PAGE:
The University of Southampton
Life at Southampton

Long PhD Days

There are two PhD types of long day: the good kind and the bad kind.

Long days – the bad kind

The bad kind of PhD long days are when:

Option A: Supervisor meeting goes sour

Supervisor meetings can be excellent. I rock up with the work I’ve done, the ideas I have, or questions about methods or literature on which I’m struggling to find clarity. We discuss. We debate. I leave feeling invigorated and ready to move on.

Supervisor meetings can also be tough. When I don’t see eye to eye with my supervisor’s suggestions. When a piece of work I thought was pretty much ready to be wrapped up gets heavily critiqued. When I’m already feeling snowed under with work to do, and they suggest further work to be done!

Take a deep breath. Prioritise. Get enough rest. Don’t do more than you healthily can manage.


This is a poster draft my supervisors were apparently happy with! Can you tell by all the red biro?

Option B: Upgrades

In the University of Southampton PhD programme, there are now a variety of reports and practice vivas before you reach 3 years, the thesis, and the viva. Two key “upgrades” or milestones generally happen around the 9-month and 18-month marks.

Some PhD fairies float through these, all smiles and success. For us mere mortals, these are times of stress, extreme writing into the evenings, and uncertainty after the examiners pick apart the parts you thought you had down.

Even though it felt counterintuitive, taking a few days or a week off after each of these helped me reset, reassess, and be prepared to get on with the next part of the PhD.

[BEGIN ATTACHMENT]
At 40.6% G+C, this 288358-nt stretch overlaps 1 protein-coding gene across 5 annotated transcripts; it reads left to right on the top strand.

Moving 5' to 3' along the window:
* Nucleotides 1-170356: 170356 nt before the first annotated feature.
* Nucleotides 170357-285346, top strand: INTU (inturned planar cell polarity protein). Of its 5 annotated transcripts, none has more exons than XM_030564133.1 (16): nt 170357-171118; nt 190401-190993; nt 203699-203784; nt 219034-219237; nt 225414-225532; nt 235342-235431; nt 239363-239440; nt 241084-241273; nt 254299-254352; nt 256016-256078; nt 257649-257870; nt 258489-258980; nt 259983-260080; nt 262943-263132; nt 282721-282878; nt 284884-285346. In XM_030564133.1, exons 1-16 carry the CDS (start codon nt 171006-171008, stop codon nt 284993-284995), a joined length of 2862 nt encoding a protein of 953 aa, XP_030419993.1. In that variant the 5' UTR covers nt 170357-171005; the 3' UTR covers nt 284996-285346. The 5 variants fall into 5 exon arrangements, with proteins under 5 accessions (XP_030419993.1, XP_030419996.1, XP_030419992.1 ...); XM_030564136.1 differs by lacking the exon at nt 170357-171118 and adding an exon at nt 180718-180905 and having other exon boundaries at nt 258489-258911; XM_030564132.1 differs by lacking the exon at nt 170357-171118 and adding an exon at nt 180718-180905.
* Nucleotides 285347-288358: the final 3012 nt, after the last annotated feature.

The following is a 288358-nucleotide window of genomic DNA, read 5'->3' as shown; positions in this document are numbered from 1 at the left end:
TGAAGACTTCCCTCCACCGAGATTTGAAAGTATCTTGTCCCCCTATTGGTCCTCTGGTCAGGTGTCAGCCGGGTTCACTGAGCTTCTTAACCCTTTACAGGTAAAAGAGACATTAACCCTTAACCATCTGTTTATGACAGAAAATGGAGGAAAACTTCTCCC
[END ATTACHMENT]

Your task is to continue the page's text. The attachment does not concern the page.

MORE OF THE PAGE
After any upgrade, I really need to escape the PhD (and Southampton!) for at least a few days.
(Lake District National Park, Cumbria)

Option C: The other kind of upgrades

Ha. Computer upgrades! I now know three people from my office alone who lost access to their computers for extended periods of time because of upgrades. An absolute pain if you were in the middle of something. Call iSolutions ASAP and get help.

Do not delay.

Do it.

NOW.

Long days – the better kind

The good kind of PhD long days are when:

Option A: I actually know something

And help someone. I feel like I’m always turning to my PhD friends and other academic colleagues for help. Perhaps this was especially so in the first 2 years, where the field I was in was completely new to me, as were most of the methods – and of course, how the University operates.

So it’s always lovely when I get asked for something regarding GIS, papers on flooding, vulnerability or climate change at the coast, methods, the University paperwork and online bureaucracy… and know the answer. It adds a little glow of: “Hey, I can help someone! I know something!”

Option B: Positive conference experiences

To be honest, conferences are not my preferred way of meeting people. I love meeting new people! But preferably with a view to build long-term relationships that are frequently reaffirmed. To me, conferences can too often feel like the opposite: fleeting moments to meet people, little chance of seeing them again soon.

But some conferences are different.

You meet someone with whom you really connect. Whether it’s over the research, similar personalities, or another interest.

There’s a conference dinner whether you’re positioned next to someone and the conversation just flows.

Or at a conference I’m going to in September, a visiting researcher who was at Southampton 2 years ago will also be presenting; a chance to further develop an already-existing relationship.

Option C: Meeting other PhD students

Most days of my PhD I spend the majority of time sitting behind my computer referring to literature and reports. Maybe contacting some professionals in the field.

Days when I get a chance to meet new PhD students, or people I might have seen 2 years ago at the earlier Gradbook courses – I love them. Find out how their journey has been. Share highs and lows. Divulge future dreams and aspirations.

In a nutshell

There are good long days and bad long days to the PhD. When the latter start to outweigh the former: try to act on it and change something. I’ve let the bad days drag on too long sometimes, and it has not been to anyone’s benefit.

What are some of your coping mechanisms for the bad kind of long days in any kind of job?

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